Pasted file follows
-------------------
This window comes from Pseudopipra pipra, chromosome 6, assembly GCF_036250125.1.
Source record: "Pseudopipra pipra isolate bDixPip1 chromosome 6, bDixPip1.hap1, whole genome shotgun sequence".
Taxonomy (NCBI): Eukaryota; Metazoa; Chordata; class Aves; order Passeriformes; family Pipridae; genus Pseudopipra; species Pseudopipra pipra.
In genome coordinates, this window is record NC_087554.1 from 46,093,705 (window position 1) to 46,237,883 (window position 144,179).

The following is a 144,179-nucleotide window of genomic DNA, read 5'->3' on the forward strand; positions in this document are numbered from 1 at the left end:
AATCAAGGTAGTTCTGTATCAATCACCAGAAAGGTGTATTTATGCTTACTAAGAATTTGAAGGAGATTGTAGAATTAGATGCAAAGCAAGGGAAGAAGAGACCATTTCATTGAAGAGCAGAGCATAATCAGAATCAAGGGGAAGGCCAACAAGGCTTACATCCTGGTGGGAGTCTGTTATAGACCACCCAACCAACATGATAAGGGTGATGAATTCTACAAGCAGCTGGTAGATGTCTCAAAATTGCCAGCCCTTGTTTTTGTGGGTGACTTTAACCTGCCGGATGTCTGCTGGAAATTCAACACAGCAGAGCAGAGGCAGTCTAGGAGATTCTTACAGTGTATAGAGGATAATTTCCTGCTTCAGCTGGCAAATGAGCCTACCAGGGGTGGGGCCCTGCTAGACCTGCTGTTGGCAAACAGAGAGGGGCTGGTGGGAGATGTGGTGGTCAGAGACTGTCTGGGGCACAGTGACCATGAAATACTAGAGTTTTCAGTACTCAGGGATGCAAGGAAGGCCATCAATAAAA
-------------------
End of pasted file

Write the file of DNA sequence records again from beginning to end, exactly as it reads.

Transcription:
This window comes from Pseudopipra pipra, chromosome 6, assembly GCF_036250125.1.
Source record: "Pseudopipra pipra isolate bDixPip1 chromosome 6, bDixPip1.hap1, whole genome shotgun sequence".
Taxonomy (NCBI): Eukaryota; Metazoa; Chordata; class Aves; order Passeriformes; family Pipridae; genus Pseudopipra; species Pseudopipra pipra.
In genome coordinates, this window is record NC_087554.1 from 46,093,705 (window position 1) to 46,237,883 (window position 144,179).

The following is a 144,179-nucleotide window of genomic DNA, read 5'->3' on the forward strand; positions in this document are numbered from 1 at the left end:
AATCAAGGTAGTTCTGTATCAATCACCAGAAAGGTGTATTTATGCTTACTAAGAATTTGAAGGAGATTGTAGAATTAGATGCAAAGCAAGGGAAGAAGAGACCATTTCATTGAAGAGCAGAGCATAATCAGAATCAAGGGGAAGGCCAACAAGGCTTACATCCTGGTGGGAGTCTGTTATAGACCACCCAACCAACATGATAAGGGTGATGAATTCTACAAGCAGCTGGTAGATGTCTCAAAATTGCCAGCCCTTGTTTTTGTGGGTGACTTTAACCTGCCGGATGTCTGCTGGAAATTCAACACAGCAGAGCAGAGGCAGTCTAGGAGATTCTTACAGTGTATAGAGGATAATTTCCTGCTTCAGCTGGCAAATGAGCCTACCAGGGGTGGGGCCCTGCTAGACCTGCTGTTGGCAAACAGAGAGGGGCTGGTGGGAGATGTGGTGGTCAGAGACTGTCTGGGGCACAGTGACCATGAAATACTAGAGTTTTCAGTACTCAGGGATGCAAGGAAGGCCATCAATAAAA